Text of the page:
When Aryans Went Thumping

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Added in: Features

An individual group of 15 bikers from Hohenhaslach, Germany, embarked upon Royal Enfield Classics to ride across the Himalayas, in a bid to discover the ‘Incredible India’.

Story by Hans-Georg Hummel…

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Back in 2001, few of my friends and I embarked upon a bike tour to Leh-Ladakh and Spiti valley, and explored some of the most enchanted territories. The memories and experience of that year compelled me to once again aboard a bike tour and conquer some of the highest passes for automobiles. Its just took a moment to find a group of ten bikers from the biker club, in my home town Hohenhaslach (close to Stuttgart-Germany) who were keen to participate. From there on, we started planning this great adventure trip. Once back in India, I approached Peter dos Santos from Classic Bike Organisation who helped in chalking out the itinerary besides providing us with 15 Royal Enfield Bullets. He was also the official tour guide along with Tiziana, a charming Dutch lady. We were also accompanied by Pappu and Ramesh, the back up team, who took great care of our bikes and fixed minor faults in minutes.The trip kick started on the 26th of June, 2009 at the Delhi airport where Peter welcomed the group of 15 bikers. We were briefed about the tour, the road conditions and traffic rules in India enroute our journey by a bus from Delhi to Nagar, close to Manali. To get acquainted with the machines, we rode down the Kullu valley along the Beas River. After a quick visit to the famous 17th century Nagar castle where we were welcomed with a splendid view, we retired for the day. Next day we started our tour with a short ride to Manali. Here, we got a chance to pick up all the necessities we would require on the trip until we reached Leh.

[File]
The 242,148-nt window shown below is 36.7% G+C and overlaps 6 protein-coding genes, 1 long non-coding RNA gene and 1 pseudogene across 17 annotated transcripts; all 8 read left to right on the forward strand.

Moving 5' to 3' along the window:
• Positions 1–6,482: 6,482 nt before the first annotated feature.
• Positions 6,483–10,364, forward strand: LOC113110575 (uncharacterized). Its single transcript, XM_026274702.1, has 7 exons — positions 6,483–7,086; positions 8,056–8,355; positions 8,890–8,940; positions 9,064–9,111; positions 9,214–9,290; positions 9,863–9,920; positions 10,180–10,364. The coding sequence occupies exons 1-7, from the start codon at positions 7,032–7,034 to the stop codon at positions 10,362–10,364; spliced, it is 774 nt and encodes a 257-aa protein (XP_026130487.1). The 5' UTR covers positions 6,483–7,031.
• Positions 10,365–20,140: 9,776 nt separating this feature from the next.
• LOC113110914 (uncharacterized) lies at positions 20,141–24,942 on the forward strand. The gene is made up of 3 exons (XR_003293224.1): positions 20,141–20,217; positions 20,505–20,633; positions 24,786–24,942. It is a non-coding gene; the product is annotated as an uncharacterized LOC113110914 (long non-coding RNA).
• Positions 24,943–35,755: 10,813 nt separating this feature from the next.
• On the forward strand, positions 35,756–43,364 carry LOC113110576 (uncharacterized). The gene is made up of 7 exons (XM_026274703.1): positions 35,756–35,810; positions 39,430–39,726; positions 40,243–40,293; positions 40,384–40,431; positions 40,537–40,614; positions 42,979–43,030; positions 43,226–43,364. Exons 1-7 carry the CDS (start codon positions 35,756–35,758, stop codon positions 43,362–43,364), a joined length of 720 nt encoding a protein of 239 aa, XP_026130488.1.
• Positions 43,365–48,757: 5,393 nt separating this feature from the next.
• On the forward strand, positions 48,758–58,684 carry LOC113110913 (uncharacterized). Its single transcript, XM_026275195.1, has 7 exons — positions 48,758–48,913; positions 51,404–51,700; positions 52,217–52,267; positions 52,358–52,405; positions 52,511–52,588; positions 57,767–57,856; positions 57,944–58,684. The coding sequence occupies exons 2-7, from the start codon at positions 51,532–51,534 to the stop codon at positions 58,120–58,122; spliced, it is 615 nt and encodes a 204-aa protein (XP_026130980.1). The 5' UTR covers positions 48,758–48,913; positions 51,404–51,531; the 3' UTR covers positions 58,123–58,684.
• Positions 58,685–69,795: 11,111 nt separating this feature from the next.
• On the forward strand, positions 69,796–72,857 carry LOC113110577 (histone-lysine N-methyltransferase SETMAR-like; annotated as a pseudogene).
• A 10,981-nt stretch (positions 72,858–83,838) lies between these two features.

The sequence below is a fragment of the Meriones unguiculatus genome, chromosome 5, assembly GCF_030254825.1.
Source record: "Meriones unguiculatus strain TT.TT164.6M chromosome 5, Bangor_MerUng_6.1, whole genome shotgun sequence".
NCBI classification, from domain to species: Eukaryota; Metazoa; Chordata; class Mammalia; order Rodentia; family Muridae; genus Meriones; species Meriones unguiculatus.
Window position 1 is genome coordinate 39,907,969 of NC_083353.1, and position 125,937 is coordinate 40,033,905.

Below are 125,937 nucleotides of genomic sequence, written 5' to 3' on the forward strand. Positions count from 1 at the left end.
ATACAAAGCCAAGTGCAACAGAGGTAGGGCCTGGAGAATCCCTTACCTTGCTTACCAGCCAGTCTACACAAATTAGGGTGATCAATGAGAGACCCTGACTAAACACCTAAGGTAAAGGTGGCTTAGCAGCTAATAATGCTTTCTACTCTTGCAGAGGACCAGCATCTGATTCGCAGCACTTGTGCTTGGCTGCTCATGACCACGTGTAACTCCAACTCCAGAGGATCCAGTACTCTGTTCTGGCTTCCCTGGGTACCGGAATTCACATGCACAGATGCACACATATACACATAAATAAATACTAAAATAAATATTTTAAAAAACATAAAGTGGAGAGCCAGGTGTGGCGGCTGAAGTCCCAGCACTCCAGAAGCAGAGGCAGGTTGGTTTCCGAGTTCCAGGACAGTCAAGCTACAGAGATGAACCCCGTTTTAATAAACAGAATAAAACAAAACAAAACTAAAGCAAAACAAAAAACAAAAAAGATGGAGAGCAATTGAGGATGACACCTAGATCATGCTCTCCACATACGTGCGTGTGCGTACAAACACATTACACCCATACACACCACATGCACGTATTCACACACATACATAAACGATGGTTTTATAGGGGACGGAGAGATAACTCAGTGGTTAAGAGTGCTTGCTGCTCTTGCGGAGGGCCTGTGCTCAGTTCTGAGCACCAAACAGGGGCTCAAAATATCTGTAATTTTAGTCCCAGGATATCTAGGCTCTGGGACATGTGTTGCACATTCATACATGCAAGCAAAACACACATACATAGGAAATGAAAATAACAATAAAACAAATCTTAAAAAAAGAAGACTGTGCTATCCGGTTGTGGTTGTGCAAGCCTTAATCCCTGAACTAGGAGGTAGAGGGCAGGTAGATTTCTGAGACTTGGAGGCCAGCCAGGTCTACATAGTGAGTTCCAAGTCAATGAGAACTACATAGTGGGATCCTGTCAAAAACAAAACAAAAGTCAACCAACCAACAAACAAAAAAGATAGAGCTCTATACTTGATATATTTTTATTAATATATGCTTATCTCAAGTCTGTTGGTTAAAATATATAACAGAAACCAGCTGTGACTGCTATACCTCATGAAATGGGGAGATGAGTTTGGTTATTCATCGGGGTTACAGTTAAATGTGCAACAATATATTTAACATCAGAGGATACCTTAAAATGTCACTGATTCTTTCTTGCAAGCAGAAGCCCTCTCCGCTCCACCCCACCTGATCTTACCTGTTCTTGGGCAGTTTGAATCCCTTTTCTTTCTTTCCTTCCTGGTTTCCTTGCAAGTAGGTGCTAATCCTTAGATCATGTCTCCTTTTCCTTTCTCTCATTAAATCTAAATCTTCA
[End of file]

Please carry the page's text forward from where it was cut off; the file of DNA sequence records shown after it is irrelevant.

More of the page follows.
The next day, had us all excited and eager to cross our first pass, the Rohtang, at an altitude of 4000m. Having climbed, half way we came to a stop due to poor road condition and road repair work which reduced the traffic to only one lane. We had to overtake a string of vehicles. It seemed terrible initially, with broken roads and steep slopes on the valley side but it got easier once we got the hang of the machines. Soon we reached the top, and stopped for a cuppa chai. The traffic, hereafter eased out, as we descended Rohtang and the first sight of the mighty Himalayas greeted us. Amidst, concentrating on riding our bikes on broken roads and being welcomed by amazing landscapes at every corner, we finally reached our pit stop in Keylong. Next morning, we started our day at 9 am, and rode along the Bhaga River, Suraj Tal and scaled Baralach La, at 4,892 mm altitude. This was the first time on the trip we experienced freezing climatic conditions and were relieved upon reaching the camp close to Sarchu. After a long session of story telling and sharing biking experiences with the warm sun setting upon us, it was time for dinner. The temperatures during the night time dropped even further making it impossible for anyone of us to sleep peacefully. Even mineral water we had with us in the tent was partly frozen until the next morning.